Things improved considerably on the Blu-ray front when Arrow tackled its own edition in 2013, culled from the same HD master with English DTS-HD MA 5.1 and 2.0 stereo mixes and English subtitles. This time the extras were all carried over, and some substantial new material was added as well. "Discussing the Pod" (51 mins.) features Kim Newman with directors Norman J. Warren and Ben Wheatley discussing the film's status as a rare revered remake and a major achievement on its own terms; "Dissecting the Pod" (17 mins.) offers insight from film scholar Annette Insdorf, who tries to make an interesting case for the film as a cultural satire within Kaufman's often undervalued body of work; and the 11-minute "Writing the Pod" features Stealing through Time: On the Writings of Jack Finney author Jack Seabrook explaining the origins of the source material and Finney's very wide-ranging career.
In 2016, Americans finally got their own special edition Blu-ray courtesy of Scream Factory. The original commentary, trailer, and MGM featuerettes are all here, of course, but some new and entirely different extras have been commissioned as well. An audio commentary with author/film historian Steve Haberman ties the film in with the preceding film and novel as well as other cinema trends of the period including the pioneering cinematography of artists like Gordon Willis. He also offers bios of pretty much every actor and goes into detail on Kaufman's output as well. "Star-Crossed in the Invasion" (9 mins.) is a fun video interview with the appealing Adams, who should have had a massive career; she speaks glowingly of Kaufman and reveals how she ended up getting a small part speaking Spanish in his most recent film, as well as her anxiety over doing her first nude scene. And yes, she can still do that eye trick. In "Leading the Invasion" (25 mins.), the chatty Hindle talks about growing up a "sci-fi freak" fan of the original and the challenge of being the first major "body snatched" character without giving a flat performance. He also talks at length about working with Nimoy, whose Star Trek fan base was a bit of an issue at the time. Richter gets his own solo piece with "Re-creating the Invasion" (15 mins.) with the future director of The Adventures of Buckaroo Banzai Across the 8th Dimension and Late for Dinner recalling his close collaboration with Kaufman and tantalizingly mentions doing some location scouting for a potential small town version, as well as explaining the film's two cameo roles (Siegel and a great bit for McCarthy reprising his original role with a very dark twist). He also has a bit of a different take on Nimoy, too, though it helped the reserved nature of the character he played. Zeitlin gets center stage for "Scoring the Invasion" (15 mins.), in which he explains how he intentionally avoided the original film and tried to write something as fresh and different as possible. (He definitely succeeded.) In addition to the trailer there's also some fresh bonus promotional material including a pair of really wild TV spots and a 6-minute gallery packed with posters, stills, lobby cards, and other ephemera. For Finney fans there's also a great bonus as well: "Time Is Just a Place," a 25-minute episode of Science Fiction Theatre directed by Universal sci-fi specialist Jack Arnold. The 1955 color tale from a Finney short story about a couple whose technologically inept neighbor claims he's invented a breakthrough robot. (If you like this, the whole series is available as an 8-disc set from Timeless via Shout! Factory.)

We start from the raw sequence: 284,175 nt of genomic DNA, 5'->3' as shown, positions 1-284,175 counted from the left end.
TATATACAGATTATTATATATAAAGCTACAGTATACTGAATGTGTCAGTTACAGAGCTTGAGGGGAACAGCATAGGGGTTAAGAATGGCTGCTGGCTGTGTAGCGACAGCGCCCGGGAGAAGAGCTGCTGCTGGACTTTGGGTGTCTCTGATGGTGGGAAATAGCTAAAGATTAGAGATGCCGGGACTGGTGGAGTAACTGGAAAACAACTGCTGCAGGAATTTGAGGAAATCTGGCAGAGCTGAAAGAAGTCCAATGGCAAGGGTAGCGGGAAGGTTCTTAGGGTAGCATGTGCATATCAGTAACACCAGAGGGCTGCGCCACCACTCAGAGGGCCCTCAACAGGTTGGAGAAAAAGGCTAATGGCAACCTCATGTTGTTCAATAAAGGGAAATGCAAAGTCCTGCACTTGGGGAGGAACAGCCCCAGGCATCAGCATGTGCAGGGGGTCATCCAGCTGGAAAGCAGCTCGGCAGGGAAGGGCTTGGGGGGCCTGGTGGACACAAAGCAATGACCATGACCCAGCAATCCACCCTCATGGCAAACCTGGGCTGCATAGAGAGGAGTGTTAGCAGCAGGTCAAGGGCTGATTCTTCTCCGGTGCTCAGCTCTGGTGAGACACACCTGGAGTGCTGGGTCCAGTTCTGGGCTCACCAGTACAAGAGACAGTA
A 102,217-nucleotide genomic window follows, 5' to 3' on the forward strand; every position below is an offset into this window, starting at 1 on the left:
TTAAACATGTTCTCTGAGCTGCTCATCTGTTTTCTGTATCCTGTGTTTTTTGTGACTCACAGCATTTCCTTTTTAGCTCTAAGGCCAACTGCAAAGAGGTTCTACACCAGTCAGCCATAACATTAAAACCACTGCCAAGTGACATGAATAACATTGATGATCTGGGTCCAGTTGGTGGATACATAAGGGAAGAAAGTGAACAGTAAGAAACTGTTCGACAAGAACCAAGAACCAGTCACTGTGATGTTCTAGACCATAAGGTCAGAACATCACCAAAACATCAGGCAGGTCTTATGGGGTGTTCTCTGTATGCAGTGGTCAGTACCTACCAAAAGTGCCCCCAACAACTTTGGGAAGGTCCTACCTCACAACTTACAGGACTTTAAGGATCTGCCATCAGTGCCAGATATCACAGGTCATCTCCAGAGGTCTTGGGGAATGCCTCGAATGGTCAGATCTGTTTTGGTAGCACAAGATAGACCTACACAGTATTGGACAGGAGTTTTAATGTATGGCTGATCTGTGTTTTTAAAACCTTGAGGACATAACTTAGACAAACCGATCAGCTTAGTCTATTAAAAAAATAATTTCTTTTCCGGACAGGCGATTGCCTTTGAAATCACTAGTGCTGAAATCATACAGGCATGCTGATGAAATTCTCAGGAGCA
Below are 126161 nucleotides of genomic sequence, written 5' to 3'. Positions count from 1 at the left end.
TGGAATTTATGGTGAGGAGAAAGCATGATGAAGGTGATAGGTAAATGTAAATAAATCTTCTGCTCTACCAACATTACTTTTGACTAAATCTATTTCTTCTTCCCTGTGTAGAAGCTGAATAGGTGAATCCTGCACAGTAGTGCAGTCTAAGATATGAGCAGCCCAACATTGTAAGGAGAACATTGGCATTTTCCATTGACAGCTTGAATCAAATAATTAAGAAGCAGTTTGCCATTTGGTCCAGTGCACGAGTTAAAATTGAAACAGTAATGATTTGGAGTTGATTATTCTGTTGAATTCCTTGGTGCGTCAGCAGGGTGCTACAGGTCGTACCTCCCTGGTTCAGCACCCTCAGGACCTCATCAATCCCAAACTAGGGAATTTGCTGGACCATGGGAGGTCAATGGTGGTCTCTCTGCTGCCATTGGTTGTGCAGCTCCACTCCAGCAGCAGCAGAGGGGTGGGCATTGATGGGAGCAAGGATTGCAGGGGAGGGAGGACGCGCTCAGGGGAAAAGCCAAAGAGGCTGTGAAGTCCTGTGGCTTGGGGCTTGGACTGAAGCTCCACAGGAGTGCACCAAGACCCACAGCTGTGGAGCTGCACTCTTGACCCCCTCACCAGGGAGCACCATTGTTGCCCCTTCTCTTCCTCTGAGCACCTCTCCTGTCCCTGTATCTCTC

Then there's the big issue: how does it look? The packaging notes a new 2K transfer from the interpositive, the first fresh transfer the film's received in a decade. Audio-wise it's the same deal with good albeit limited DTS-HD MA 5.1 and stereo options (and English subtitles), but visually they're quite different. The new transfer reveals additional information on all four sides of the frame, sometimes substantially so on the bottom, which can be seen by comparing any frame grabs in this review from the Scream Factory release to the Arrow ones below. Colors are also dialed down to more natural levels here, with the older MGM transfer looking redder and more boosted by comparison. Contrast also improves; white areas that tended to verge on blowing out before now look much more detailed and under control. The older transfer was quite nice for its time, but the updated revisit definitely makes a difference. All told, it's a very welcome upgrade for a film that's an essential part of any self-respecting sci-fi or horror fan's movie library.
Reviewed on July 13, 2016.